Special to the Journal
University of Mary Hardin-Baylor President Randy O’Rear and Baylor University President Ken Starr were among the students, alumni and friends of both universities who took part in a rededication service at 2:30 p.m. on Sunday at the foot of the historic columns of “Old Baylor” in Independence, Texas.
The four columns from the original campus of Baylor University – which was chartered by the Republic of Texas in 1845 – still stand today in Independence. Last repaired 60 years ago, the columns have been restored with limestone and strengthened with carbon and steel rods. Surrounded by carefully lit native oak trees, the columns at Independence glisten at night and are visible from FM 390 or FM 50.
The occasion marked the first time the presidents of Baylor and UMHB have met at Old Baylor in 60 years. The program included remarks from Lanella Gray of Brenham, a 1954 Baylor graduate who has played an active role in celebrating Baylor’s heritage at Independence; Presidents Starr and O’Rear, UMHB professors Carol Holcomb, Ph.D., and Leroy Kemp, Ph.D.; Dr. David Hardage, executive director of the Baptist General Convention of Texas; and special music by UMHB’s One Voice and Baylor’s Chamber Singers.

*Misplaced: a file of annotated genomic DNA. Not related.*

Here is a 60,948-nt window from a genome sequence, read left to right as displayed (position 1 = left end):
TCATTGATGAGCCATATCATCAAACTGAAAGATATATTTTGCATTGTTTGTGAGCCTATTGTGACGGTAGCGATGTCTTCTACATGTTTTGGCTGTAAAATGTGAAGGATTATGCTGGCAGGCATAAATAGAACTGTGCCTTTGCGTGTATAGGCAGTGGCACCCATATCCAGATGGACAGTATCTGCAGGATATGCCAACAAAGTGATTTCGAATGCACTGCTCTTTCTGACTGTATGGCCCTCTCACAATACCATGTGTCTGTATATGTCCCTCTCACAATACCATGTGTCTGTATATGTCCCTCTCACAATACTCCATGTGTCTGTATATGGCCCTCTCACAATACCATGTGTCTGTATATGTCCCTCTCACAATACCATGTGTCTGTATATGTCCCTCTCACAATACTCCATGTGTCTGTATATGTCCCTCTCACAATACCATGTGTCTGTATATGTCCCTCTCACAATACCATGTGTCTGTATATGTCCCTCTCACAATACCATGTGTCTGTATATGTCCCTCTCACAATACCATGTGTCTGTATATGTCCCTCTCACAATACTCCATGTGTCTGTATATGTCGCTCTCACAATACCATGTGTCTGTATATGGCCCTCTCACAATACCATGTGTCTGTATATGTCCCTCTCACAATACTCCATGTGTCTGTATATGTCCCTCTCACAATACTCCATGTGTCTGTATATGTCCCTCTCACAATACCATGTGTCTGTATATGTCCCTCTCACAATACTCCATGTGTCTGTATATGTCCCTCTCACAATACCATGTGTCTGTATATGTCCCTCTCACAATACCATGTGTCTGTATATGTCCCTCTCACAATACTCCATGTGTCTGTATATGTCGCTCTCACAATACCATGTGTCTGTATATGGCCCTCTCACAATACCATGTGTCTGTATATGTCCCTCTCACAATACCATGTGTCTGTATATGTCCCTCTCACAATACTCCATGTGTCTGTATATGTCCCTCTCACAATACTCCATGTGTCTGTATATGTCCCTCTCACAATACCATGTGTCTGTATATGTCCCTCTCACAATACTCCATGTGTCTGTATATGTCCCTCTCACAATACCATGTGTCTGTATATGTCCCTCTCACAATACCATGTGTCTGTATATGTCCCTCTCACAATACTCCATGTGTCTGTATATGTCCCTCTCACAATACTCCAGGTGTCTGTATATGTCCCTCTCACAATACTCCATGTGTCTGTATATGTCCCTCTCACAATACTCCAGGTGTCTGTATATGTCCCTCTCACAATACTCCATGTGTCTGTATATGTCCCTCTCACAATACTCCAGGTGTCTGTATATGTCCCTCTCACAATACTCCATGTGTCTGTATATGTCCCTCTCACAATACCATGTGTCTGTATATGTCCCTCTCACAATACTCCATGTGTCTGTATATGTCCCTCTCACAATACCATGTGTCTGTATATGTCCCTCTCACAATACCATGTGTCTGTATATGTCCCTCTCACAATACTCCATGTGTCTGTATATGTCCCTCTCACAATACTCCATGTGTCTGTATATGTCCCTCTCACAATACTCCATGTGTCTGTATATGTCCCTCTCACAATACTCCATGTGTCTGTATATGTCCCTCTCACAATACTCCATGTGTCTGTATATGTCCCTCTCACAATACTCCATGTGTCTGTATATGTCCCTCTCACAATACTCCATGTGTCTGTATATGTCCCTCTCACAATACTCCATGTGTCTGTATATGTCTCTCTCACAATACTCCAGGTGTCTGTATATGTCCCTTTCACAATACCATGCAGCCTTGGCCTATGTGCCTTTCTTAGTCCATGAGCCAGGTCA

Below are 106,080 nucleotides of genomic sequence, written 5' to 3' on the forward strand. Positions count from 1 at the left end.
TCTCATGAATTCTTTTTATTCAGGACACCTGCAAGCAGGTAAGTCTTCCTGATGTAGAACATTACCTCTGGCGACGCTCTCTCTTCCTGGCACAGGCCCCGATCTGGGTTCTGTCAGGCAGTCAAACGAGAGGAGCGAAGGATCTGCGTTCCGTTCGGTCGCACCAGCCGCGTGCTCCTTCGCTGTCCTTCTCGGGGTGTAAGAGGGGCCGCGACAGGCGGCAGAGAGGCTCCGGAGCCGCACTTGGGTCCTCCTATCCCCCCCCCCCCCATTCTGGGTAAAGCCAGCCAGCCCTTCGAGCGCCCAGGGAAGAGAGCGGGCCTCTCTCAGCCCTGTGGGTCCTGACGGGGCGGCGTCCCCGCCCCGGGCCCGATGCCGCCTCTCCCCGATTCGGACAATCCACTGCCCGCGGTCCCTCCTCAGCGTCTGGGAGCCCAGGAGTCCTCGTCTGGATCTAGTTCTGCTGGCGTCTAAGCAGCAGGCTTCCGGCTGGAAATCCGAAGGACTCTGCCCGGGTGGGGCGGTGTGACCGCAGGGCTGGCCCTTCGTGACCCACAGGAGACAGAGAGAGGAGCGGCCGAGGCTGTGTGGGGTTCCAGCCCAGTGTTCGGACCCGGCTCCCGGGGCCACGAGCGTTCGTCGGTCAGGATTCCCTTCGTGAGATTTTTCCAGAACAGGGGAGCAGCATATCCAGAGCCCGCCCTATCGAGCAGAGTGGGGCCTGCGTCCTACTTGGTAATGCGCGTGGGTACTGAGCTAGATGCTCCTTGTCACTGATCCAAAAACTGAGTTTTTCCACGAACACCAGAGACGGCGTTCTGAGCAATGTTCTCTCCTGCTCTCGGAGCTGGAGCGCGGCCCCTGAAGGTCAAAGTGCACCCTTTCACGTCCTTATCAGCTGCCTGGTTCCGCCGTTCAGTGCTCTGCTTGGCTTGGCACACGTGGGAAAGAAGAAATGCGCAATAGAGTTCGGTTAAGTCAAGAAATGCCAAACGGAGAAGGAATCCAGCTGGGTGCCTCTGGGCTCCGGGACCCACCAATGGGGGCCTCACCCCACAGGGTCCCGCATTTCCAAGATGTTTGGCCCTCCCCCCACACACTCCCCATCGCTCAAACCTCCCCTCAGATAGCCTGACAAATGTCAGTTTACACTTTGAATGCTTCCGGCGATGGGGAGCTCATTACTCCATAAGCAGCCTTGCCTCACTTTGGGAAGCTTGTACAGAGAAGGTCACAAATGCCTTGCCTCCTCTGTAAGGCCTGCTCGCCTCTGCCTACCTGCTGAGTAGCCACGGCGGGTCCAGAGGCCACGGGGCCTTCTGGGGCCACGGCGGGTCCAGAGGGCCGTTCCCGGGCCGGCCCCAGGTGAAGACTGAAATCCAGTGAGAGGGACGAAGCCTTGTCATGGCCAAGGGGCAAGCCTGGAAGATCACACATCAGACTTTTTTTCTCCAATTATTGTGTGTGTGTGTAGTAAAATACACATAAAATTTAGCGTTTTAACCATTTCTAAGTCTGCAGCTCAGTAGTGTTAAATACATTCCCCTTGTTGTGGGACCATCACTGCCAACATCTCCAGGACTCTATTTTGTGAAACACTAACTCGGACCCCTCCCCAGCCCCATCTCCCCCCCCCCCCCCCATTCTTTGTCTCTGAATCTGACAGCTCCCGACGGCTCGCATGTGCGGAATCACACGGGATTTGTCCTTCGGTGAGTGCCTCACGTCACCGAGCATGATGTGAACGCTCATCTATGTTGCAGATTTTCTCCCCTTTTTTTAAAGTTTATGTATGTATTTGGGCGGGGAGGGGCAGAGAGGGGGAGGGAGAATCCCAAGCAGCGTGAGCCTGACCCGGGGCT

History of “Old Baylor” at Independence:
In the 19th century, the town of Independence – an unincorporated village in Washington County, 112 miles south of Waco – was known for its 1839 Baptist church at the crossroads. Independence was a thriving cotton plantation center and the home of many of the early leaders of Texas.
Baylor University spent the first 41 years in that beautiful place, following its 1845 chartering by the Republic of Texas. Almost 20 colleges and universities were founded in Texas during the euphoric Republic period, when educational opportunities were eagerly sought in the new nation. Little did Baylor’s founders know that their beloved institution would be the only one to survive in an unbroken line into the 21st century. At 168 years, Baylor is the oldest continuously operating university in Texas.
Opened as a progressive, coeducational university, Baylor soon became a more traditional institution with separate facilities for male and female students. Academy Hill housed academic and dormitory structures for the young women of Baylor, while nearby Windmill Hill across Independence Creek was the site of the men’s campus. In 1866, the Female Department obtained a separate charter and its own board of trustees.
In 1886, due to changing transportation and economics in the area, it was deemed necessary to move both schools. The Male Department consolidated with Waco University in Waco, Texas, retaining the name Baylor University. The Female Department (Baylor Female College since the 1866 separation) moved to Belton, Texas, and later became the University of Mary Hardin-Baylor.
On Sunday, the institutions commemorated the shared history of Baylor University and the University of Mary Hardin-Baylor and their mutual dedication to preserving the universities’ historic roots in Independence.